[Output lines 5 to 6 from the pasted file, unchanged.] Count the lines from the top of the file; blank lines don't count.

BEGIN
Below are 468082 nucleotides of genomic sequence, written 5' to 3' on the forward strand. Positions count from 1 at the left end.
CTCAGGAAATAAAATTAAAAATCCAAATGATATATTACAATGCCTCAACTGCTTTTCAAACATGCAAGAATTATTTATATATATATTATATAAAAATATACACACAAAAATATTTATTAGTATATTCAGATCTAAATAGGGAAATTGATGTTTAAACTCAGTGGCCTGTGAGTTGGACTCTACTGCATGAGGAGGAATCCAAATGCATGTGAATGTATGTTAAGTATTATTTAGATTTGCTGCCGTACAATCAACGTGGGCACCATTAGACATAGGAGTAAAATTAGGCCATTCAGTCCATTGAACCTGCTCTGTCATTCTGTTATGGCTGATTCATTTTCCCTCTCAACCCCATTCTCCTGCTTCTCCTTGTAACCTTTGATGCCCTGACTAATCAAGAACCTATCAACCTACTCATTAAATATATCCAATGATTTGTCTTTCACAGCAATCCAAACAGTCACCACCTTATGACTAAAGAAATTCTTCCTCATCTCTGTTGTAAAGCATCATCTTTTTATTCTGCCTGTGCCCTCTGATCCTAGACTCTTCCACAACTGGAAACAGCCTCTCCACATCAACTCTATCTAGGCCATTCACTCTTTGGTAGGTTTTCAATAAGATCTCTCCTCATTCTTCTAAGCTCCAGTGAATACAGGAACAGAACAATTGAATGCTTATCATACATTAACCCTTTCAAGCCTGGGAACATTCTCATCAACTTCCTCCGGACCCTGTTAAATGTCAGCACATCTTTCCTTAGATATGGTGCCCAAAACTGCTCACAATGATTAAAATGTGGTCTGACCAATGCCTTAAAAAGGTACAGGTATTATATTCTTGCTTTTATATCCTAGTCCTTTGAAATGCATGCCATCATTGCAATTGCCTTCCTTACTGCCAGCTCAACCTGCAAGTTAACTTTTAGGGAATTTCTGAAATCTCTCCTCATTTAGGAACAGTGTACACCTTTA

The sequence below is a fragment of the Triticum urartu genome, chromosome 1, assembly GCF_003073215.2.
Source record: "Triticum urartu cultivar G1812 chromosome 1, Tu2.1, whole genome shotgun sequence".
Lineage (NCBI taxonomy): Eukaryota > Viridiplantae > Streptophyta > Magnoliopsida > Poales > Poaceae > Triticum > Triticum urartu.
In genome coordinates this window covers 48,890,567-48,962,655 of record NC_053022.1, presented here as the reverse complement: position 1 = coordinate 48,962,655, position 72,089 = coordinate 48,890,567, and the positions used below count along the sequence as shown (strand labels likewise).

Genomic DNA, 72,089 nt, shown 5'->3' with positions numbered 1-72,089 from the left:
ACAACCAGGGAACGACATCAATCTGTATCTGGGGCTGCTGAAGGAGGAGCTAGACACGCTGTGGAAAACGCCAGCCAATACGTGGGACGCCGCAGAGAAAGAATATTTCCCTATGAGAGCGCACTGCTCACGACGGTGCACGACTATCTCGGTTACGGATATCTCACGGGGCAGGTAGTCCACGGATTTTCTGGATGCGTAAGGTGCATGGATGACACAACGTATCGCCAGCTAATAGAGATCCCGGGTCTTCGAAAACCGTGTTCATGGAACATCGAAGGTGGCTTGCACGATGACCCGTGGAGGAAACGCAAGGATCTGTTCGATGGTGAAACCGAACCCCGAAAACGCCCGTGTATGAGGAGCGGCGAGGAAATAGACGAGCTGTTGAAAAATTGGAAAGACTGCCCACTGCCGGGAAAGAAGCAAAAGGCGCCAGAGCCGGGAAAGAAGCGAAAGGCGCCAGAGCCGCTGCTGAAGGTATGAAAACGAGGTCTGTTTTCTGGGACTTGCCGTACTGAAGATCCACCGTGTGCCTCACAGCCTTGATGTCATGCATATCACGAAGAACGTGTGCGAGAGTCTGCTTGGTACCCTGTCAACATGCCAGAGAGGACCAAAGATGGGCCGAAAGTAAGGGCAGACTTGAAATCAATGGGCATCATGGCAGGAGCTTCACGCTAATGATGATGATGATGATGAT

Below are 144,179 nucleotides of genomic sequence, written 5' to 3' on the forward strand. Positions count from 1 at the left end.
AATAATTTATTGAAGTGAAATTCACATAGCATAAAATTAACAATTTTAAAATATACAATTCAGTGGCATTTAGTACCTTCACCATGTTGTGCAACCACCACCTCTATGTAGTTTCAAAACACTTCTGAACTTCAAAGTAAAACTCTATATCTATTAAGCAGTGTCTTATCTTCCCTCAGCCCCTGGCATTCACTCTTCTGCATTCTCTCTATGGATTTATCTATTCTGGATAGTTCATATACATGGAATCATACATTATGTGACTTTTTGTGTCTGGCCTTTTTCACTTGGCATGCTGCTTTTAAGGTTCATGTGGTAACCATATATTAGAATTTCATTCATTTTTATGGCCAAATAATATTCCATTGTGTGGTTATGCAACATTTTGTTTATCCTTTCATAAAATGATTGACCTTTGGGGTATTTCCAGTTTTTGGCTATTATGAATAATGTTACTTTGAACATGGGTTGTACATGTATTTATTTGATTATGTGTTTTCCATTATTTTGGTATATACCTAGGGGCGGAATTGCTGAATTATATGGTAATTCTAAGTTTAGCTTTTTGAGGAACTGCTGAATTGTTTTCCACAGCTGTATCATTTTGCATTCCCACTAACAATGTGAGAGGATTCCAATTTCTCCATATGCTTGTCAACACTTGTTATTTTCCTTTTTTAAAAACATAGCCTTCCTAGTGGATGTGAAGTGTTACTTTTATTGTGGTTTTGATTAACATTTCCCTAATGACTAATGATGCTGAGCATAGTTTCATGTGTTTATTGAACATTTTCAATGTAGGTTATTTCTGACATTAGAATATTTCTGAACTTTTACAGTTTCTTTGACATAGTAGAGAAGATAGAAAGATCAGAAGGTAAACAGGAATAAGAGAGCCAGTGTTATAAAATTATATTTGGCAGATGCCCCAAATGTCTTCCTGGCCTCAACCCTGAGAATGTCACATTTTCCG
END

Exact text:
Lineage (NCBI taxonomy): Eukaryota > Viridiplantae > Streptophyta > Magnoliopsida > Poales > Poaceae > Triticum > Triticum urartu.
In genome coordinates this window covers 48,890,567-48,962,655 of record NC_053022.1, presented here as the reverse complement: position 1 = coordinate 48,962,655, position 72,089 = coordinate 48,890,567, and the positions used below count along the sequence as shown (strand labels likewise).